The whole situation basically makes no sense to me. It seems as though all of the MARC records in the US could fit on a standard 500 GB, maybe 1 TB hard drive at this point (though Tim probably knows the actual size). This isn't to slight the hard work of original cataloguers, but to question why this bizarre middleman exists nominally to distribute infinitesimally small pieces of data.

(Also, comment to Russ: as I understand it, monopolies aren't illegal, so much as monopolies engaging in anti-competitive behaviour, which is somewhat harder to prove.)

12/07/2008 3:39 PM  
Anonymous Nicole C Engard said...

Here's one thing that confuses me still. Like you said the LOC records are legally free to all - so how can these new terms change that fact? Will LOC have to stop submitting records to OCLC?

Just some questions I haven't been able to answer on my own - and that I've been wondering about.

12/07/2008 6:57 PM  
Anonymous GeekChic said...

As someone who has worked in Systems in Canadian, Mexican and American libraries for many years I'll try to answer Anonymous:

1) IANAL and am not going to touch this. ;) Do note that we're not just talking about U.S. copyright, we're talking about licensing.

2) IANAL. Again, the issue is more licensing not U.S. copyright.

3) There are many libraries that are not members of OCLC and that do not have Z39.50 servers (of the 30+ libraries I've worked with only 1 was an OCLC member). That said, there are other ways to share (such as union catalogues and national catalogues such as AMICUS in Canada).

What keeps people from sharing is often: a) the difficulty of doing so in an efficient manner (uploading records to AMICUS, for example, is a pain and an extra step); b) cost (in the case of OCLC - almost none of the libraries I have worked with could afford membership dues); c) bandwidth (not all libraries have fast connections); d) other priorities.

4) Z39.50 servers are not trivial for some libraries (both in terms of setup and maintenance). There is also the feeling that a library's limited bandwidth is best used for other things. Finally, there can be the perception that an anonymous inbound connection from anywhere is a security risk (there has never been a documented attack through a Z39.50 connection that I am aware of - but that is often not understood by the folks manning the firewall).

5) Available to whom? Where? How? This must be something that is efficient in terms of staff time and not a strain on bandwidth or the library will not bother. There are libraries that have the philosophy that they have made the record and they are not going to give it away (I have only heard this from a few specialist libraries that do their own original cataloguing).

6) ILL and copy cataloguing can definitely be provided without OCLC - it happens all the time. Many simply find it more efficient to go to one place to get everything (a monopoly isn't necessarily a bad thing in their eyes).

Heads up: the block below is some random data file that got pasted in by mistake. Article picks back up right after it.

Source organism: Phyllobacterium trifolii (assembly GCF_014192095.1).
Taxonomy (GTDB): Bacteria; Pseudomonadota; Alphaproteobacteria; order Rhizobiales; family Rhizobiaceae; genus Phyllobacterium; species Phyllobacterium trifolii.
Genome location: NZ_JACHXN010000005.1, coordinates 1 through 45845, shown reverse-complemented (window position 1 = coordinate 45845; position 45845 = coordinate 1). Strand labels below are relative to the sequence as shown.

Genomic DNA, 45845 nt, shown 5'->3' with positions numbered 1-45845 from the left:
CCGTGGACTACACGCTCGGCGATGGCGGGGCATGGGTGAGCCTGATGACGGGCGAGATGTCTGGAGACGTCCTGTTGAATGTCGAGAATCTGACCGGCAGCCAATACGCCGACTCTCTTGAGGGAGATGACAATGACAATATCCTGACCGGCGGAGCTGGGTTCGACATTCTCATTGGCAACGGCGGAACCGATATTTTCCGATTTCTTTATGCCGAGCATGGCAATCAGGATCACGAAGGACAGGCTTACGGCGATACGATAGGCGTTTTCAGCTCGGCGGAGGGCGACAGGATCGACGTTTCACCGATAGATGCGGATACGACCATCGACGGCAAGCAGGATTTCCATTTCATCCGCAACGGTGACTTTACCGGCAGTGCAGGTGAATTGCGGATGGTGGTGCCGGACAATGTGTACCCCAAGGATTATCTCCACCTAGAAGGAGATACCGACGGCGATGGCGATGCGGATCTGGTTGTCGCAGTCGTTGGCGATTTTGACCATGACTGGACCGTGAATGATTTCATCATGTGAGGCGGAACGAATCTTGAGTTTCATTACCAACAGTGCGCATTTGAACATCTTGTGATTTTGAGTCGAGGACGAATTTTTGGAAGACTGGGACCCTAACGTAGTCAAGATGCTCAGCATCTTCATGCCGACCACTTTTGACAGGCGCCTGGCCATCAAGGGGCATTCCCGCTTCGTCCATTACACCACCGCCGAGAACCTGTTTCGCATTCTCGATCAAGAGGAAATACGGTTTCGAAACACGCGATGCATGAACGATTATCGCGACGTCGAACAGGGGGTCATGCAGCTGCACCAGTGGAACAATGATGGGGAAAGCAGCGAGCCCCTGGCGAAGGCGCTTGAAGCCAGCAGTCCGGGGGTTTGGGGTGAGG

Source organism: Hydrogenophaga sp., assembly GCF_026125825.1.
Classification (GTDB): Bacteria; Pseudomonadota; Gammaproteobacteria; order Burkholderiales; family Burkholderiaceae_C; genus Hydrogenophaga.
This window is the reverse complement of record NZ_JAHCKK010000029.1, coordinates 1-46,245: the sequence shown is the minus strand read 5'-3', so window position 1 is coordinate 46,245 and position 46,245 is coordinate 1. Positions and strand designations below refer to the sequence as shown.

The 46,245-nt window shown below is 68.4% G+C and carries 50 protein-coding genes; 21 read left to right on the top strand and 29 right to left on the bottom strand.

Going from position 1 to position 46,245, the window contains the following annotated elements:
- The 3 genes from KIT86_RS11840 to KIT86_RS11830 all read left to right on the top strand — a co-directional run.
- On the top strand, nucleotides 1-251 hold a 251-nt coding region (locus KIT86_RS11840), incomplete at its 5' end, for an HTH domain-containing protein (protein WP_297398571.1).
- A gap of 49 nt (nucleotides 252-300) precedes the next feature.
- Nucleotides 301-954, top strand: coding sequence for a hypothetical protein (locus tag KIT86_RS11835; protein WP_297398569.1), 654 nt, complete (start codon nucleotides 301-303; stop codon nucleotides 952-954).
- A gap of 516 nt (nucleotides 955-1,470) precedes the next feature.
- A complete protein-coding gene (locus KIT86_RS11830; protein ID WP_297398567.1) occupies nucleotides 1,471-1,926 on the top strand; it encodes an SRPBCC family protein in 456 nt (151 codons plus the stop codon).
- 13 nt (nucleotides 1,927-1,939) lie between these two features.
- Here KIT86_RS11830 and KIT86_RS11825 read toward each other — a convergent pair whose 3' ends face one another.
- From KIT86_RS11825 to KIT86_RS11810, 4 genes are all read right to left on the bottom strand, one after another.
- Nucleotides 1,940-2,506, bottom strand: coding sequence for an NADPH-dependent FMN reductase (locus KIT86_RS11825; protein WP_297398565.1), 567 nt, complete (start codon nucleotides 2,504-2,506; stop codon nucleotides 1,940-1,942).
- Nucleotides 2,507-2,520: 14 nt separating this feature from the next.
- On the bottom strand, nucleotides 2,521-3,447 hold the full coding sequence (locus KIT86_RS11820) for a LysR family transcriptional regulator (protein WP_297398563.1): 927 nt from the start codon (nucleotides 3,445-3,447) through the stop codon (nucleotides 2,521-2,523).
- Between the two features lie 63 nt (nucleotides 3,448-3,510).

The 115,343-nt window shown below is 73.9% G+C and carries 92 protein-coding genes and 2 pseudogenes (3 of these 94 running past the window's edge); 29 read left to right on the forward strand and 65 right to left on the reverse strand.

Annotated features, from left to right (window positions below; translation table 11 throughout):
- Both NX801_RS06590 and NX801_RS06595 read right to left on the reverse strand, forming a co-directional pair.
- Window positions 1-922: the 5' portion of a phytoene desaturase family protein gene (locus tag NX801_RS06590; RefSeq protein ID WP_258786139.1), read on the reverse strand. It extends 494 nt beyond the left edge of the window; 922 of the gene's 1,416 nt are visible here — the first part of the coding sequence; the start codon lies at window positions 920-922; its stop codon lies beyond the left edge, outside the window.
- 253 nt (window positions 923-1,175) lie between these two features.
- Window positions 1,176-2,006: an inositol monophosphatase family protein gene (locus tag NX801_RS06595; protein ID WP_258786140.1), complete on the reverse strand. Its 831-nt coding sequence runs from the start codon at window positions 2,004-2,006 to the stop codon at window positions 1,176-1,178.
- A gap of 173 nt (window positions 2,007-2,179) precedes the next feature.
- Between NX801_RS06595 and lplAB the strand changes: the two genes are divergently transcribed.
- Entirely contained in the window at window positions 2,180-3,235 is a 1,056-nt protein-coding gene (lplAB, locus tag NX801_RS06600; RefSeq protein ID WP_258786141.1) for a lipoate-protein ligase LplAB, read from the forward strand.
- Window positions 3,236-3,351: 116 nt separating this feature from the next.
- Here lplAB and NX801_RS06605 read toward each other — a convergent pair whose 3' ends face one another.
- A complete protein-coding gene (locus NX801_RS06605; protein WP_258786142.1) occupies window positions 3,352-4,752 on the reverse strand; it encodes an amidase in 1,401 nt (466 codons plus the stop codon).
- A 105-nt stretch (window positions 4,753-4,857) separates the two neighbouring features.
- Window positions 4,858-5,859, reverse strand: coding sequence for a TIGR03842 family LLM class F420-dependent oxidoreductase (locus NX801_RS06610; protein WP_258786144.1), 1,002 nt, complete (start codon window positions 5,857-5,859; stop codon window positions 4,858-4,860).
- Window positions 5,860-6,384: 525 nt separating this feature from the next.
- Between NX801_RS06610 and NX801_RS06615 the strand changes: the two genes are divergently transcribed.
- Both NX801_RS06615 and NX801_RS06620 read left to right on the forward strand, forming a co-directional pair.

7) The OPAC is irrelevant - this is the patron portion of the integrated library system. The cataloguing portion of the integrated library systems that I am familiar with do not required OCLC to be functional - my current employer uses 10 data sources, none of which are OCLC.

8) Efficiency of using OCLC. Previous software purchases / contracts. Smaller Tech. Services departments that cannot handle any inefficiencies. All of these things can be overcome if the institution so desires and has the necessary money to allocate.

12/07/2008 9:46 PM  
Anonymous Anonymous said...

GeekChic:

Thanks for your answers. It sounds like a lot of this stuff is inertia as opposed to anything else, but who knows what's up with the licensing issues...

Tim:

Maybe this is what you're planning for your next post re: LOC, but I'm curious how distributed original cataloguing is for the sorts of books that are in LibraryThing. MARC bibliographic has 001 and 003 for the original cataloguing institution, no? Is there a power law in terms of the number of records from original cataloguing institutions (+ Amazon)? (Also, if a library modifies a record, is that somehow noted in MARC?) How many institutions would LT users have to convince to keep their records un-OCLC licensed in order to have a relatively minimum impact on LT? You've got over 700 data sources, but how many would get you the majority of LT MARC records in use?

12/08/2008 2:45 AM  
OpenID bibliotecaria2 said...

One question I have that may be related to this issue: who creates/ controls/ modifies the MARC21 coding that is the carrier for all this information? Does this have any impact on the argument?

12/08/2008 9:05 AM  
Anonymous GeekChic said...

@ Anonymous: Inertia is definitely a part of it. That said, I do appreciate (even as someone who has almost never used OCLC) the efficiency of OCLC. Many cataloguing and ILL departments have been shrunk so drastically that it will be difficult for them to change quickly without staffing or monetary assistance.

Libraries do indicate when they create or modify a MARC record. This information goes in the 040 field (using their library symbol).

@ bibliotecaria2: The actual MARC21 code is maintained jointly by the Library of Congress and Library and Archives Canada.

12/08/2008 9:41 AM  
Anonymous Anonymous said...

I came to this page from The Onion site. If I didn't know better, I could believe I was still on a subsite of The Onion.

12/12/2008 10:28 AM  
Blogger JLH said...

Anonymous: Yeah, library and cataloging people can get like that - out there, you know. But what I am curious about is Blacklight, at U. Va. -- is it working yet? Are there other projects like it?

1/05/2009 3:08 PM